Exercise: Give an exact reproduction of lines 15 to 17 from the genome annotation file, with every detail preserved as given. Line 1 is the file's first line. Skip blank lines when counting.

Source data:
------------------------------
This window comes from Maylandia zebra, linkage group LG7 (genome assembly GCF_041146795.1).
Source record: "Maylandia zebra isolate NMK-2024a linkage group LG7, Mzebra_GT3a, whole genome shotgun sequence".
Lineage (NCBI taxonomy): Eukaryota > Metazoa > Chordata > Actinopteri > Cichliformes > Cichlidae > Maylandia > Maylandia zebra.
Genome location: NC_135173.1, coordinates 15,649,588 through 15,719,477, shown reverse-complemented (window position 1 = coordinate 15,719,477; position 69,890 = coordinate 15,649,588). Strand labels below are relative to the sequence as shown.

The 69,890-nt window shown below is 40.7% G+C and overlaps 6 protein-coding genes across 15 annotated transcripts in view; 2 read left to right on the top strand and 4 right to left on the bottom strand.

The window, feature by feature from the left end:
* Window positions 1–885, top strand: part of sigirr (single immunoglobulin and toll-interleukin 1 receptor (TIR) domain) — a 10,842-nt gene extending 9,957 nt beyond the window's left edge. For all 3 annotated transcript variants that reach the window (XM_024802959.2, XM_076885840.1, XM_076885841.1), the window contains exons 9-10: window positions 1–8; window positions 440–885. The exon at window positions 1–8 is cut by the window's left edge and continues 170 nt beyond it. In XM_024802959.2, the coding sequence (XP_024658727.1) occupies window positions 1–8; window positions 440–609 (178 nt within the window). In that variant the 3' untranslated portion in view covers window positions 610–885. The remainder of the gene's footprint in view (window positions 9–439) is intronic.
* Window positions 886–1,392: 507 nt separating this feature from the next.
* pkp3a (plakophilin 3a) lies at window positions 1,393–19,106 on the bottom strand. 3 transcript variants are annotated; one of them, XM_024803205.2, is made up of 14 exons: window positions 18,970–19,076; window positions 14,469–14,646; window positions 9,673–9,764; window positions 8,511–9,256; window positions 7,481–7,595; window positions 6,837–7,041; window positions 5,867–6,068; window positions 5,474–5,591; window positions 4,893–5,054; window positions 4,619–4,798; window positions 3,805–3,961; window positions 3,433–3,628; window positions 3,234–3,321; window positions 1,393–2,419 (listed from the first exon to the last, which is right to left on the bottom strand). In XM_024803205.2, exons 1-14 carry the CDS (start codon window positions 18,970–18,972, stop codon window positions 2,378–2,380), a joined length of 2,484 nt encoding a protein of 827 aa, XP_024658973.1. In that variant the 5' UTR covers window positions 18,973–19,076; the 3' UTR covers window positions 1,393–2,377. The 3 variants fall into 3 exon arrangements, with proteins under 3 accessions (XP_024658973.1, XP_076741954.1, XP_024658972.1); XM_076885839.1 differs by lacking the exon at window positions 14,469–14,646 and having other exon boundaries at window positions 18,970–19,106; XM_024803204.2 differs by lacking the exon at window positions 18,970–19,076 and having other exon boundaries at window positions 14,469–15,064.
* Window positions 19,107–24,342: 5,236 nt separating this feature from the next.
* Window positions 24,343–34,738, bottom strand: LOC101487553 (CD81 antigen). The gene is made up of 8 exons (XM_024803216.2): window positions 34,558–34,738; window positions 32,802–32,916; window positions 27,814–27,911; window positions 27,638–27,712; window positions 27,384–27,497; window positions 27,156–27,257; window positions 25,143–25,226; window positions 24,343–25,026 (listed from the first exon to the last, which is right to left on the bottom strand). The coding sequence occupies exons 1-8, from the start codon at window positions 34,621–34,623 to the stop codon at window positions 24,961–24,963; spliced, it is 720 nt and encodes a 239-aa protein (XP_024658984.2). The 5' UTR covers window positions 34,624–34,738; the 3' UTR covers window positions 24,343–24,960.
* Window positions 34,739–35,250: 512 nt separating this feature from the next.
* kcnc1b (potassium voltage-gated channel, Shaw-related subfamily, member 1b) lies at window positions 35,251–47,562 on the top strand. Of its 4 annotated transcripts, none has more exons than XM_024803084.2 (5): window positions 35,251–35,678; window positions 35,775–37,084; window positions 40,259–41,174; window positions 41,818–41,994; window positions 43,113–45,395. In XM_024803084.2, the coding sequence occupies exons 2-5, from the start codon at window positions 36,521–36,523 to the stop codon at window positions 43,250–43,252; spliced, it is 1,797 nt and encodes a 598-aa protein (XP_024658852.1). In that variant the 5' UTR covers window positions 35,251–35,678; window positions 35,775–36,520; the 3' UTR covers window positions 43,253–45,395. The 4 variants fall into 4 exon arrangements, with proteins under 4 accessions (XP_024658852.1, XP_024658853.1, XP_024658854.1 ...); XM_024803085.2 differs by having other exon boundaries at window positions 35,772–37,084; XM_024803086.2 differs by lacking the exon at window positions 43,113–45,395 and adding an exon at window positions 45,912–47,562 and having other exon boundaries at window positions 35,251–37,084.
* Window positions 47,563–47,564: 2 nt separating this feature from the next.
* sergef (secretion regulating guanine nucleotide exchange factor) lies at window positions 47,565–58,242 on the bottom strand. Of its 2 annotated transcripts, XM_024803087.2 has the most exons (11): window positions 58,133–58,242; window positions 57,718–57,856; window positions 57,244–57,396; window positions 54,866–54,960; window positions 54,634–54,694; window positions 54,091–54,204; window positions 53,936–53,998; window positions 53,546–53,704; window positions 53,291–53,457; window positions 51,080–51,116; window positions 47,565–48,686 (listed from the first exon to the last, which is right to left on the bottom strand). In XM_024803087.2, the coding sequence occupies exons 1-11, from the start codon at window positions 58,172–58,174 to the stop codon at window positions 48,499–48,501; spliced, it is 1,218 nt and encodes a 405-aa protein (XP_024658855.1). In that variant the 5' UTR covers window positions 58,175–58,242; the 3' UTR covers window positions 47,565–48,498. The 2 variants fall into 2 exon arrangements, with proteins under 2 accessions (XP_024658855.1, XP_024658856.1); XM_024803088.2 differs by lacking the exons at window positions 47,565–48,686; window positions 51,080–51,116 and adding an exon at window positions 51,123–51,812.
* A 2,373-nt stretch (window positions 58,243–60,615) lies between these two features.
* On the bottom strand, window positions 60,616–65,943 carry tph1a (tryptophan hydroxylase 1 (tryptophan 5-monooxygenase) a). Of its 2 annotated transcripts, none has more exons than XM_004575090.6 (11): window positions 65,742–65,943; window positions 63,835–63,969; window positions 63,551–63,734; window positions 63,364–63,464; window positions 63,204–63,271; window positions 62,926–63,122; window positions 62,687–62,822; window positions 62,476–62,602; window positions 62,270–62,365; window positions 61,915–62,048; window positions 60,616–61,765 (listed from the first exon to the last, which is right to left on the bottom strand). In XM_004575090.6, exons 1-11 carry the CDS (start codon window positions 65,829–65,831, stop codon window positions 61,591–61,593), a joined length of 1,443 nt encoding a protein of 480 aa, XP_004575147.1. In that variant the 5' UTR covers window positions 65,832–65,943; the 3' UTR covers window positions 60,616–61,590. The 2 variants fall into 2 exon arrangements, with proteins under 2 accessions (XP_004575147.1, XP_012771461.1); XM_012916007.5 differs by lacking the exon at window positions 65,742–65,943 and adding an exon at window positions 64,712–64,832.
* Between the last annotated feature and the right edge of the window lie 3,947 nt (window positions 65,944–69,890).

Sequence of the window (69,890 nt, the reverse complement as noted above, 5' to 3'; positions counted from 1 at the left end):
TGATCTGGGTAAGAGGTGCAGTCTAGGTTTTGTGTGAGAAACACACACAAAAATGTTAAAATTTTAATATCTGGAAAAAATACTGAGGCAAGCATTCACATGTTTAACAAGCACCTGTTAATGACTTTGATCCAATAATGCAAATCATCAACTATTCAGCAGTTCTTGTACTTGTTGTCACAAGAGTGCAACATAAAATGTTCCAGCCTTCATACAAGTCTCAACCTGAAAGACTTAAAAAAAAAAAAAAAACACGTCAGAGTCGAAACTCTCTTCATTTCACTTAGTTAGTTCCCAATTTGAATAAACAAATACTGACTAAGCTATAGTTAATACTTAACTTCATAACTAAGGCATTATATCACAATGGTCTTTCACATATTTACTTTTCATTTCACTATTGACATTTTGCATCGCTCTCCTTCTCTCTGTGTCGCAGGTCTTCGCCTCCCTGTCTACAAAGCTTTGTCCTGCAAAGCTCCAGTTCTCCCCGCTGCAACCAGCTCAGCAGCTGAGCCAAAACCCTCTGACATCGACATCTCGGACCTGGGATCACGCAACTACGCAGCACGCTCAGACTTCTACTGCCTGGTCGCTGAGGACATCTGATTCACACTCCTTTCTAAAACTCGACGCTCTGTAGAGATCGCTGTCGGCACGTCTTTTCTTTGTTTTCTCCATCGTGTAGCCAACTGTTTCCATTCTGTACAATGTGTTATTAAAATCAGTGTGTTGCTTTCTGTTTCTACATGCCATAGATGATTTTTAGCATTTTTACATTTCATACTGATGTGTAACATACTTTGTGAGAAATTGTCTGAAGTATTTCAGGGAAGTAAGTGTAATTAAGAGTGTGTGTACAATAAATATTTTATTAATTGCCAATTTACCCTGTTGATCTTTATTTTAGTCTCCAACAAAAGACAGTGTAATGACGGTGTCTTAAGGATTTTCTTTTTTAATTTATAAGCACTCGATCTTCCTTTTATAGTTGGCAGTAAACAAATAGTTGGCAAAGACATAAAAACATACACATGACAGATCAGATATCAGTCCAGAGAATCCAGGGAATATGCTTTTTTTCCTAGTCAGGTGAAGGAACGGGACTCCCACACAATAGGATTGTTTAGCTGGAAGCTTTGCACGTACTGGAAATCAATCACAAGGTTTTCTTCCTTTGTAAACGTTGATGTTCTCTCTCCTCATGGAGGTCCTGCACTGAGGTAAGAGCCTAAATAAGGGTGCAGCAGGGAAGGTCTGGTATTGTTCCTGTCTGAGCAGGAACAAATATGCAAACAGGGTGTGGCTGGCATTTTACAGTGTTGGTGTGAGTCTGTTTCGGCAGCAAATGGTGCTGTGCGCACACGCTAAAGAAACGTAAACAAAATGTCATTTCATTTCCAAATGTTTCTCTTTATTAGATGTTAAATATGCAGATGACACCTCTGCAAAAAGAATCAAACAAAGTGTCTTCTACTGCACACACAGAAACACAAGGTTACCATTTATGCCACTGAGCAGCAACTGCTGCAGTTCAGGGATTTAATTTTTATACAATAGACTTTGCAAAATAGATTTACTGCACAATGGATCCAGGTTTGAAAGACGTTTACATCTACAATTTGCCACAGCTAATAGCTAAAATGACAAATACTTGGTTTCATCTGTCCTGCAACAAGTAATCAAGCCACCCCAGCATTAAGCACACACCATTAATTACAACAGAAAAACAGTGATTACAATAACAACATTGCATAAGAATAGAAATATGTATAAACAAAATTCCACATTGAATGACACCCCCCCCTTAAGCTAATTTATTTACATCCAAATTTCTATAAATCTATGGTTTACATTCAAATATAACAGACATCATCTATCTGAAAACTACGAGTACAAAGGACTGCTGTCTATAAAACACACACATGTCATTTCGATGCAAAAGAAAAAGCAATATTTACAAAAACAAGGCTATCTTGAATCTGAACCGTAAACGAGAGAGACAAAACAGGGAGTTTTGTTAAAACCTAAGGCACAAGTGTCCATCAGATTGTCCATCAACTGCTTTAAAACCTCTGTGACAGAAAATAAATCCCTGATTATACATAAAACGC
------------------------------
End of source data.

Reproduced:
* sergef (secretion regulating guanine nucleotide exchange factor) lies at window positions 47,565–58,242 on the bottom strand. Of its 2 annotated transcripts, XM_024803087.2 has the most exons (11): window positions 58,133–58,242; window positions 57,718–57,856; window positions 57,244–57,396; window positions 54,866–54,960; window positions 54,634–54,694; window positions 54,091–54,204; window positions 53,936–53,998; window positions 53,546–53,704; window positions 53,291–53,457; window positions 51,080–51,116; window positions 47,565–48,686 (listed from the first exon to the last, which is right to left on the bottom strand). In XM_024803087.2, the coding sequence occupies exons 1-11, from the start codon at window positions 58,172–58,174 to the stop codon at window positions 48,499–48,501; spliced, it is 1,218 nt and encodes a 405-aa protein (XP_024658855.1). In that variant the 5' UTR covers window positions 58,175–58,242; the 3' UTR covers window positions 47,565–48,498. The 2 variants fall into 2 exon arrangements, with proteins under 2 accessions (XP_024658855.1, XP_024658856.1); XM_024803088.2 differs by lacking the exons at window positions 47,565–48,686; window positions 51,080–51,116 and adding an exon at window positions 51,123–51,812.
* A 2,373-nt stretch (window positions 58,243–60,615) lies between these two features.
* On the bottom strand, window positions 60,616–65,943 carry tph1a (tryptophan hydroxylase 1 (tryptophan 5-monooxygenase) a). Of its 2 annotated transcripts, none has more exons than XM_004575090.6 (11): window positions 65,742–65,943; window positions 63,835–63,969; window positions 63,551–63,734; window positions 63,364–63,464; window positions 63,204–63,271; window positions 62,926–63,122; window positions 62,687–62,822; window positions 62,476–62,602; window positions 62,270–62,365; window positions 61,915–62,048; window positions 60,616–61,765 (listed from the first exon to the last, which is right to left on the bottom strand). In XM_004575090.6, exons 1-11 carry the CDS (start codon window positions 65,829–65,831, stop codon window positions 61,591–61,593), a joined length of 1,443 nt encoding a protein of 480 aa, XP_004575147.1. In that variant the 5' UTR covers window positions 65,832–65,943; the 3' UTR covers window positions 60,616–61,590. The 2 variants fall into 2 exon arrangements, with proteins under 2 accessions (XP_004575147.1, XP_012771461.1); XM_012916007.5 differs by lacking the exon at window positions 65,742–65,943 and adding an exon at window positions 64,712–64,832.